being what I am." " Who is he?" Stornhill demanded fiercely. "That is a question you have no right to ask, Stephen Stornhill. I have already told you more than I have ever confessed to any other human being, and I shall say no more. Stand aside and let me pass." But Stornhill did not move. He barred the way almost unoonsoiously, and there followed a long and ta Graoe painful silence. Stornhill's senses seemed to be wandering, and he stared fixedly at a sail rising above the horizon. He was trying to oollect his thoughts; to realize what all this meant. But nothing was clear to him. Events whioh had happened years before, and whioh had no bearing upon the present, were recalled ; and the fswes of persons he had known in the distant past floated before bis mental vision. It was natural that Hilda should be amongst them ; and now there camo another—the face ot the man - he hated. Involuntarily he clenched his hands, and muttered the name— '' Reece Meadowsere." Graoe started. "Why did you speak that name ?" she asked breathlessly. Stornhill turned and looked at her, hardly understanding. '' What name ?" he said, confused. But something in Grace's appearance caused a strange light to leap into bis eyes. "Is Meado wsere known to you?" he demanded. Grace did not answer. She glanoed swiftly round for a means of escape, but still Stornhill barred the way. Her emotion upon hearing Meadowsere's name, and her evident reluctance to answer hit question, had awakened a wild suspioionin Stornhill's mind. "Do you know Meado wsere?" he asked, in a hoarse voioa. " Yes," answered Grace, meeting his gaze fearlessly. Stornhill seized her in a grasp from which she tried in vain to free herself. " Is Reece Meado wsere the man you love? Confess the truth, or, my God I I'll murder you." " What is Raeae to you?" ehe moaned. "I hate the man—curse him. And pou love him. I see it in your faoe—read it in your words. You oalled him ' Reeoe;' bat it was for the last time, for you shall die—and at onoe. Here are the rooks—below is the sea. There you shall go, and I with yon. We shall drown together, locked in each other's arms; for you were mine in life, and you shall lu mine in death." He gave a shout of mad exultation, and dragged her towards the edge of the cliffs ; but there he paused. HiB mad fury seemed to bave sped itself; chiefly, perhaps, because Grace had made no sound, and had offered no resistance. He glanoed at her ourionsly, and was met by a calm, fearless gaze, which caused him to drop his eyes with shame and turn aw&y from her. For a few seoonds neither spoke; then Graoe Arkoyd broke tbe silenoe. "Kill me if you like, Stephen," and her voioe waB firm, though sad. " It matters little, sinoe years ago you destroyed what oan never be restored to me. Without that a true woman's life is made up of remorse and shame. For the sin of my girlhood I have suffered bitterly, and there is nothing for me to live for. I am not fit to become a good man's wife; nor, indeed, to become a wife at all. Yet I have learned to love; and my love, beoause of its helplessness, is killing me. Finish the work you began, Stephen Stornhill, and put aa end to the life whioh is nothing but a burden to me. Only one thing I ask Let me die alone. Do not force me to die in the embrace of a man I despise and abhor? That is all; I am prepared." Stephen Stornhill shivered ; but beyond the sound of his laboured breathing and the ceaselees moaning of the waves all was Btili as the tomb. "I am prepared," said Graoe again. " What is there to wait for ?"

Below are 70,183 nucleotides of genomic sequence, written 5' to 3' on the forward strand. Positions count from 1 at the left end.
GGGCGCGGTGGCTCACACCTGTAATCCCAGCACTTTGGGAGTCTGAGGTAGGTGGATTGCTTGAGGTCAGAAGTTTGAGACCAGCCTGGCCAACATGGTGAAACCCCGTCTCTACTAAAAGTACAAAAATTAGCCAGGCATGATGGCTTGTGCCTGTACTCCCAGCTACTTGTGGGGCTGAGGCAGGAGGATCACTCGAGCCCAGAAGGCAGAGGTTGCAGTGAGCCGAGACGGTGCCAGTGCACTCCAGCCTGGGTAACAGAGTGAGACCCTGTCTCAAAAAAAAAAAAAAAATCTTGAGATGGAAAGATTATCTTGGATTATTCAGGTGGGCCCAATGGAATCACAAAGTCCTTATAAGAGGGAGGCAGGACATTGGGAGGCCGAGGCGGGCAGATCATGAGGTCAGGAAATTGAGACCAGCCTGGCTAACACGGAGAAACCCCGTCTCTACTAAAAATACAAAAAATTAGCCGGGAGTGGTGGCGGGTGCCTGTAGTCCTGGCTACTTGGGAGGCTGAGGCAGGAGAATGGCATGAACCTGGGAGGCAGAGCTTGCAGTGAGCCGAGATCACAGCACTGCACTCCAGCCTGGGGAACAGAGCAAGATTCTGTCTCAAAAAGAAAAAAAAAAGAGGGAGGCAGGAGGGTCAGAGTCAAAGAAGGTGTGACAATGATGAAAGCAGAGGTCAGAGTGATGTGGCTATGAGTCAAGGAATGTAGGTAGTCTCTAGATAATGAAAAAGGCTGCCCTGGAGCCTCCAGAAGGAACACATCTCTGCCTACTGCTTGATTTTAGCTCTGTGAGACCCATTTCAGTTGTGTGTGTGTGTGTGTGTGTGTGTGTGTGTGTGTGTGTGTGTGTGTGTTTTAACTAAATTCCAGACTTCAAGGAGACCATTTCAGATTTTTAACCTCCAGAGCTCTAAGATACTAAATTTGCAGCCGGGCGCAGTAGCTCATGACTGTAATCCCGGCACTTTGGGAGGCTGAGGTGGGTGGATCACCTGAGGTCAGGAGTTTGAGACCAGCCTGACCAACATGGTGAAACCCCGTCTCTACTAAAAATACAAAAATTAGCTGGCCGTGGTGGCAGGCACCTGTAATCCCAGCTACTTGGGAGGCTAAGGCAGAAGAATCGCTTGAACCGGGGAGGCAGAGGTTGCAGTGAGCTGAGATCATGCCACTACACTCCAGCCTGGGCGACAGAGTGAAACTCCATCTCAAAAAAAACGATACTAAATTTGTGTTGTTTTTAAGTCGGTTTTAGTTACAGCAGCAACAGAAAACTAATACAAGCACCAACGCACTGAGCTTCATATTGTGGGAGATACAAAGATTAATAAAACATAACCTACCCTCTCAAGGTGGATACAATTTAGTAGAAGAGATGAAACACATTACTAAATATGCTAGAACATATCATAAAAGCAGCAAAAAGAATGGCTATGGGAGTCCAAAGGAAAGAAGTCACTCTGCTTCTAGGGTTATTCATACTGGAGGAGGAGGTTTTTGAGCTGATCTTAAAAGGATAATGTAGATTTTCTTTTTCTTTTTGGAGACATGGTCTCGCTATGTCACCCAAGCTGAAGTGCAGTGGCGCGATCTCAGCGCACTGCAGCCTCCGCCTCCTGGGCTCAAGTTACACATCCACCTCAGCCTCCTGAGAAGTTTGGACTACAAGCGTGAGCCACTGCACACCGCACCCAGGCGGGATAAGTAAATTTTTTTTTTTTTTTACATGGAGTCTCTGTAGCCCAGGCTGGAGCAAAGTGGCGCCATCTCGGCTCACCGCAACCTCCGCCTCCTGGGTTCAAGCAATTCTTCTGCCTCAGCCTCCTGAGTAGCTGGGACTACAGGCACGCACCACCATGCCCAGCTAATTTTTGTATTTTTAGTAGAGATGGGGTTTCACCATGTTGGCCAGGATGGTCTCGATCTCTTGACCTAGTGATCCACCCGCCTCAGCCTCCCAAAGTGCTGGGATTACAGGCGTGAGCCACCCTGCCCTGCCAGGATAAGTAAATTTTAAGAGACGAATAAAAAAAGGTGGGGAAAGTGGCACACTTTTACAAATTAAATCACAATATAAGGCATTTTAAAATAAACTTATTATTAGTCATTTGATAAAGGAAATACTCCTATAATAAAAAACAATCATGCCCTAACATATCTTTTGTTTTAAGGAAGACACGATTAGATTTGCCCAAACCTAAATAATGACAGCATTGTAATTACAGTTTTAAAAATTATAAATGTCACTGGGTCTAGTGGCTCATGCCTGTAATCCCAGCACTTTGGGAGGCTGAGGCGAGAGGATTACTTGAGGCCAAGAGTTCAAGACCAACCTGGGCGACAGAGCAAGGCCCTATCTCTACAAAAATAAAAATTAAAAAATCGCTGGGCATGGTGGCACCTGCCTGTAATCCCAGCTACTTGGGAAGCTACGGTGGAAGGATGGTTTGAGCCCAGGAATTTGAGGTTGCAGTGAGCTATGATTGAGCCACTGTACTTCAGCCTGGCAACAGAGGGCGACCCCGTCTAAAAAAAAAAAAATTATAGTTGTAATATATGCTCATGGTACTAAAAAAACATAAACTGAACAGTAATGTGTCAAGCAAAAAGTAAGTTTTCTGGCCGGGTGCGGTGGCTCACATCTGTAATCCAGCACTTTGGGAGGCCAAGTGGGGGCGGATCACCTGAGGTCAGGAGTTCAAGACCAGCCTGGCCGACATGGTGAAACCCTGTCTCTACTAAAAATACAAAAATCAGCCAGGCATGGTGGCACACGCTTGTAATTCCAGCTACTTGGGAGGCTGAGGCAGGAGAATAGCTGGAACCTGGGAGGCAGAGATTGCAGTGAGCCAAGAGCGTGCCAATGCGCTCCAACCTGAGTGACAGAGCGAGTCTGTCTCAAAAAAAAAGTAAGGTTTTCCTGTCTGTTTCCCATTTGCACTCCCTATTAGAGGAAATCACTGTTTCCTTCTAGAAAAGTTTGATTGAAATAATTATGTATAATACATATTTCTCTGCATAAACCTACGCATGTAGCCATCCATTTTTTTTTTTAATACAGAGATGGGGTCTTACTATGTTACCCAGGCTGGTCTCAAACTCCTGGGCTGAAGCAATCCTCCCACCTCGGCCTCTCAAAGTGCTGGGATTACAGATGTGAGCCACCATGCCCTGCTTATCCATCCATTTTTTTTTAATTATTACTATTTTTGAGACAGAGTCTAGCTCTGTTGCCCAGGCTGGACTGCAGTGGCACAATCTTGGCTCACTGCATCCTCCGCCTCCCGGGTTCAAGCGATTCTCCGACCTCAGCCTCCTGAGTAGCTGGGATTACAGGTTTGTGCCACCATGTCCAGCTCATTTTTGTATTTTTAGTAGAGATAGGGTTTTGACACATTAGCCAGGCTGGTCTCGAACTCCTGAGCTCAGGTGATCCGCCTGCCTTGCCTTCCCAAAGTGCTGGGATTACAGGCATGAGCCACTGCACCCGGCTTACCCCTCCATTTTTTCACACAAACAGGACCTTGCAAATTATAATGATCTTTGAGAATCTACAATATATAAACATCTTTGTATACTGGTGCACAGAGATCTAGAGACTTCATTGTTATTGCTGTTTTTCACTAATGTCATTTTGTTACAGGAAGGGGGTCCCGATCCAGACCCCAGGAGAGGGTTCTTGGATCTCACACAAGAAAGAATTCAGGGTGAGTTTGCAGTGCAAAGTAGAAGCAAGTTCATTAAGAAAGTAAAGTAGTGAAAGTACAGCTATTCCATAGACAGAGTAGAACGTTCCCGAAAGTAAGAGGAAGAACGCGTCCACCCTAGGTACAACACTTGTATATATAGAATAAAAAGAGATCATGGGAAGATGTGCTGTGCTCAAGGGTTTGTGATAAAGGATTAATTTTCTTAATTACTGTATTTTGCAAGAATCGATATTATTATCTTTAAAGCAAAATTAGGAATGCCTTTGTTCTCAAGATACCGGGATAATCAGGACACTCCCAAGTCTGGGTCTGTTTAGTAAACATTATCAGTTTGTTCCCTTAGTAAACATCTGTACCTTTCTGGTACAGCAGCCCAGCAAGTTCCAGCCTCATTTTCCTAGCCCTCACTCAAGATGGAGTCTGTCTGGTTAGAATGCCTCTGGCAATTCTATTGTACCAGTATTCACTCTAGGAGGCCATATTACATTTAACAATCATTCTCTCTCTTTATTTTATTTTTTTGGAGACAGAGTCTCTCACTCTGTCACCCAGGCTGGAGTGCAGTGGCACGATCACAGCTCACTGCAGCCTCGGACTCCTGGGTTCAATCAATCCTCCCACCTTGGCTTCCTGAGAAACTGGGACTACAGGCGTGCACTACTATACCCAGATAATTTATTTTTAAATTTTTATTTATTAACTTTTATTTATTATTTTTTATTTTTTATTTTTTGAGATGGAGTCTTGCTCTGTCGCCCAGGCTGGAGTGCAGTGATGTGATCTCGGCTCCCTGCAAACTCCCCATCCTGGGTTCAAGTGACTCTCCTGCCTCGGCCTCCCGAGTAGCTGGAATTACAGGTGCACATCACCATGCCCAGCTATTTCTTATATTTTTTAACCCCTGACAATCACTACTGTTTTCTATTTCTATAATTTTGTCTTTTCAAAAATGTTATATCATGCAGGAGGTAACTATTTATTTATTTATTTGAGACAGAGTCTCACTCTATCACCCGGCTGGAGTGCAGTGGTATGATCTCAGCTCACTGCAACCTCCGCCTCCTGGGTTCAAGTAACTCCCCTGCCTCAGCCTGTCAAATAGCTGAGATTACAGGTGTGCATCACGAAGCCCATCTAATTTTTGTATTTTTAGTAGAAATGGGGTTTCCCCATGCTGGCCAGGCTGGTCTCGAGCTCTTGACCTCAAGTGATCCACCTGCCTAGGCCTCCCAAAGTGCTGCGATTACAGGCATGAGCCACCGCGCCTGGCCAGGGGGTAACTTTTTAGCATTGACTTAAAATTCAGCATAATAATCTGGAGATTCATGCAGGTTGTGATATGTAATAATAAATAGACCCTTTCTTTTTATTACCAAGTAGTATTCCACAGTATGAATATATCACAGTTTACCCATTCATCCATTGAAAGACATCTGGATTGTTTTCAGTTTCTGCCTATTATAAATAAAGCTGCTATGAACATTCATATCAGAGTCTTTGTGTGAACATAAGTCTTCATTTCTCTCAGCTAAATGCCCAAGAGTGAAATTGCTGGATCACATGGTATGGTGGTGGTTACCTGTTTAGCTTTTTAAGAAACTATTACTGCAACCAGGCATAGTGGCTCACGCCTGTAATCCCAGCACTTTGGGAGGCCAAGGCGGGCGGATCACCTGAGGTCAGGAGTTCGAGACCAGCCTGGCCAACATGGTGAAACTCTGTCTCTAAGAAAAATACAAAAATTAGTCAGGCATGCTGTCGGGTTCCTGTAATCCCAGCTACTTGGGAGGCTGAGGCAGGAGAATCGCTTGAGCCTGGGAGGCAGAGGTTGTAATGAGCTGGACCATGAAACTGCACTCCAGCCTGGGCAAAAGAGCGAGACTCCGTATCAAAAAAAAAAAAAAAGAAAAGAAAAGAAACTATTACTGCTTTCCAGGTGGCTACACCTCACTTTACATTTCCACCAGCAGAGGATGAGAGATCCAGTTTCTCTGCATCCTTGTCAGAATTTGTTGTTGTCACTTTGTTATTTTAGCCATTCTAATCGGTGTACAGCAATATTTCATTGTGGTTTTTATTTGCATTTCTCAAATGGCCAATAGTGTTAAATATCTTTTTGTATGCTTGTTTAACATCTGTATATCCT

"Go!" oried Stornhill, harshly. "Go!" and his voice rose almost to a scream. Without a word she turned away and went slowly down the cliffs. Stephen Stornhill, left alone, sank down on the rocks with a deep groan, and resting his elbows on his knees buried his face in his hands. Retribution, slow but eure, had overtaken him ; and how terrible—yet how just this retribution was! Years beforehe bad been the means of driving Grace into the world, a ruined woman, only to find, when too late, that he loved her. Then had tollowed his treachery towards Reece Meadowsere. By a base, ignoble plot he had stolen from him his promised wife. But he had never possessed the heart, for Meadowsere's image was enshrined there. His wife had dishonoured him and he had murdered her. Now came the search for Grace, oonduoted year after year until SUOCSBS had crowned his efforts, and he saw before him the consummation of all his hopes. How cruelly had his dreams been shattered ! Received with horror, oontempt, and aversion; bis proposal rejected with scorn and riisgnst—his rage, jealousy, and despair crushed him beneath their weight. But, as if even this were not 6nougb, he found that the woman he loved had given her love to another — and that this other was Reeoe Meadowsere, tho man he hated above other men ; the man who also had possessed the love of the woman who had been his wife Bitter, yea! bitter to gall to Stephen Stornhill was this ohought. "Stephen fetornhilL retribution ! Stephen Stornhill, retribution !" rang in his ears aB it had done onoe before on "a day long gone by; and now the time of reckoning bad come. The afternoon crept on, yet still he sat, with bent head, and his face—upon which was a look of dull, despairing misery—hidden in his hands. I he sun, red and angry looking, set below the sea like a ball of living fire, and a roy of lighfr, red as blood, struok full upon him ; yet he stirred not. The sea birds, as the twilight deepened over land and sea, circled above him with mournful cries; but he did not hear them. He was deaf to all sounds, blind to all sights, consoious only of his despairing anguish. Once he moved — when his foot struck against something soft, and stooping down he picked up a glove which had belonged to Grace. This he kissed passionately, aud kept tightly clenched in his hand. Then he had sesn a book lying at his feet. This also he took up and looked at. On the fly-'oaf was written, " Miss Melville Irom the author." He turned over the leaf and saw—" R-jtribution, R Novel, by Reece Meadowsere." With a loud curse he threw the book far from him, and it fell over the cliff into the sea beneath. Then he hid his face again and was silent. The t.wilight faded; tbe first stars of evening shone bright and clear, and darker end darker grew the night. A low, moaning Bound came floating across the sea from far awav, and the waves gave forth a sullen roar as they dashed against the rocks whioh defied their fury. Still Stephen Stornhill sat on motionless, save for the rise and fall of his shoulders, as at times h« drew a deep breach and again expelled it with a groan. By-and-by the sky in the east lightened Ahovfl the hills the mooa rose slowly Bnj ;t" soft light fell with a w.nrd effect upon %hl solitary figure of StPp!,ea Stornhill £,d the cl:ff« wround. Stornhill lifted his head and1 look uf fear came iuto his eyes. HB about him wildly at the rocks-the seiche skv above, and the strange light in tanes. ThM1 he lambed* A loud, bitter" mocking laujh it was; and rushing from thl place he sped away through the night